Tokyo (CNN) -- Japan began dumping thousands of tons of radioactive water into the Pacific Ocean on Monday, an emergency move officials said was needed to curtail a worse leak from the crippled Fukushima Daiichi nuclear power plant.
In all, about 11,500 tons of radioactive water that has collected at the nuclear facility will be dumped into the sea, officials said Monday, as workers also try to deal with a crack that has been a conduit for contamination.
The radiation levels were highest in the water that was being drained from reactor No. 6, the officials said.
These are the latest but hardly the only challenges facing workers at the embattled power plant and its six reactors, which have been in constant crisis since last month's ruinous earthquake and tsunami.
Officials with Tokyo Electric Power Company, which runs the plant, proposed the release of excess water that has pooled in and around the Nos. 5 and 6 reactors into the sea. But most of the dumped water -- 10,000 tons -- will come from the plant's central waste treatment facility, which will then be used to store highly radioactive water from the No. 2 unit, an official with the power company said.
The water in reactors Nos. 5 and 6 is coming from a subdrain and wasn't inside the building itself, officials said. Tests suggest that groundwater is the source of the contamination in these two units, but they are not certain.
Japanese Chief Cabinet Secretary Yukio Edano called the dumping "unavoidable." The liquid was most likely contaminated in the process of trying to cool nuclear fuel rods.
The scope of the dump was staggering.
"For an idea about how much is 11,500 tons, one metric ton is 1,000 kilograms or about 2,200 pounds, which is close to an English ton. Water is about 8.5 pounds per gallon, so one ton is about 260 gallons," said Gary Was, a professor of nuclear engineering at the University of Michigan. "So 11,500 tons is about 3 million gallons. A spent fuel pool holds around 300,000 gallons. So this amount of water is equivalent to the volume of roughly 10 (spent fuel pools)."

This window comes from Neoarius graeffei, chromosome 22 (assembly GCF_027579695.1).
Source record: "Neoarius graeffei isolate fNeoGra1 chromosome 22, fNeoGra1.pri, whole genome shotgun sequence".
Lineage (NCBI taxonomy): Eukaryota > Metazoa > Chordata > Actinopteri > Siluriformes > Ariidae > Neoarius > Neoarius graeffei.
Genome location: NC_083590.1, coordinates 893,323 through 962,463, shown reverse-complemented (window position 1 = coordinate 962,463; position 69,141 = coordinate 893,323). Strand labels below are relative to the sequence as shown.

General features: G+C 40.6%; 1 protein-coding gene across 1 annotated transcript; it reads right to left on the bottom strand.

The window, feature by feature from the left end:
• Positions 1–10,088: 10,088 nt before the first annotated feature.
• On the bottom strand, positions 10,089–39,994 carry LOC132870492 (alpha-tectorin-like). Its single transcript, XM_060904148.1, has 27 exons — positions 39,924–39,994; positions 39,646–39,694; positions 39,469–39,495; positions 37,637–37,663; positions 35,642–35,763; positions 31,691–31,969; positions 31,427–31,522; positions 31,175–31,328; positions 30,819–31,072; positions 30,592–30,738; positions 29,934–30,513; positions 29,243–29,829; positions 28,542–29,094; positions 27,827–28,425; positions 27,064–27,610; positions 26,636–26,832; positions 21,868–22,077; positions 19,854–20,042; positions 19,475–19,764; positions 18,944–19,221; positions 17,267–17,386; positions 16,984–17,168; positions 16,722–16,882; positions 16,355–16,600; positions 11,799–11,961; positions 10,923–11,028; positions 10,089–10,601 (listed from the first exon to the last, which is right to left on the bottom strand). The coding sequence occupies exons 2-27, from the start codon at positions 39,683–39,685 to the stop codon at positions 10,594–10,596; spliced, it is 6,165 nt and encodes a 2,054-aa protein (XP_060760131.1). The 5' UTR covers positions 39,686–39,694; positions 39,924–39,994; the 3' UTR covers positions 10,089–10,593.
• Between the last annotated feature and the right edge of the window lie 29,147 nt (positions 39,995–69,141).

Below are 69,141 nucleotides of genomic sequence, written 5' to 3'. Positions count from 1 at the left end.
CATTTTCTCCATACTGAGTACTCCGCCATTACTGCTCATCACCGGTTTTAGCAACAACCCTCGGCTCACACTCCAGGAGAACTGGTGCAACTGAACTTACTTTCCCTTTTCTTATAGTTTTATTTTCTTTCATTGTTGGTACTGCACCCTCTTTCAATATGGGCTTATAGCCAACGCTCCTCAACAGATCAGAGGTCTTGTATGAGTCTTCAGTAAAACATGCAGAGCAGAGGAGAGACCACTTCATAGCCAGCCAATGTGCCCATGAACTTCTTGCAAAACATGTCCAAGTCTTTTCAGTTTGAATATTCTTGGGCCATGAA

It could take 50 hours to dump all the water, Tokyo Electric said.
The dumping of so much radioactive water into the ocean conjures up fears of mutated sea life and contamination of the human food chain, but experts said the radiation will be quickly diluted, minimizing risk.
"To put this in perspective, the Pacific Ocean holds about 300 trillion swimming pools full of water and they're going to release about five swimming pools full of water. So hopefully the churning of the ocean and the currents will quickly disperse this so that it gets to very dilute concentrations relatively quickly," said Timothy Jorgensen, chair of the radiation safety committee at Georgetown University Medical Center.
"It's a considerable amount of water, but the immensity of the Pacific Ocean will quickly dilute this amount of water to harmless levels," he added.
John Till, president of Risk Assessment Corp., similarly cited the vastness of the ocean in helping to minimize harm, and said he does not expect to see any permanent effects on marine life, even close in to the plant.
However, he said officials should continue to monitor the radiation levels closely.
"What we have to watch is how these materials accumulate in food products and then could be consumed by people," Till said.
The build-up of water could cause problems around the nuclear facility, which is 240 kilometers (150 miles) north of Tokyo, Edano said Monday.
Authorities have made a priority of dealing with water from the No. 2 unit, some of which has been gushing into the sea through a crack in a concrete shaft.
"The radioactivity level is very high near the No. 2 reactor, and we know this. We have to stop the leak as early as possible to prevent this from going into the sea," Edano said. "The radioactivity level is much less in the water from the Nos. 3 and 4 units."
Nuclear and Industrial Safety Agency officials said Monday night that the hope is that pumping out the No. 2 reactor turbine plant will lower the water level enough that contaminated liquid won't be able to reach the sea.
"I am not able to say for certain whether or not this will be the last discharge, but we certainly would like to avoid releasing any such water into the sea as much as possible," agency spokesman Hidehiko Nishiyama said.
Officials were still awaiting test results to confirm the water pouring into the ocean is leaking from the highly radioactive No. 2 reactor.
"We don't know clearly, but we feel it is somehow leaking from Unit 2," Nishiyama said. Even if the water is confirmed to have come from the reactor, neither Tokyo Electric nor government officials know how it is making its way from the reactor to the leaking pit, he said.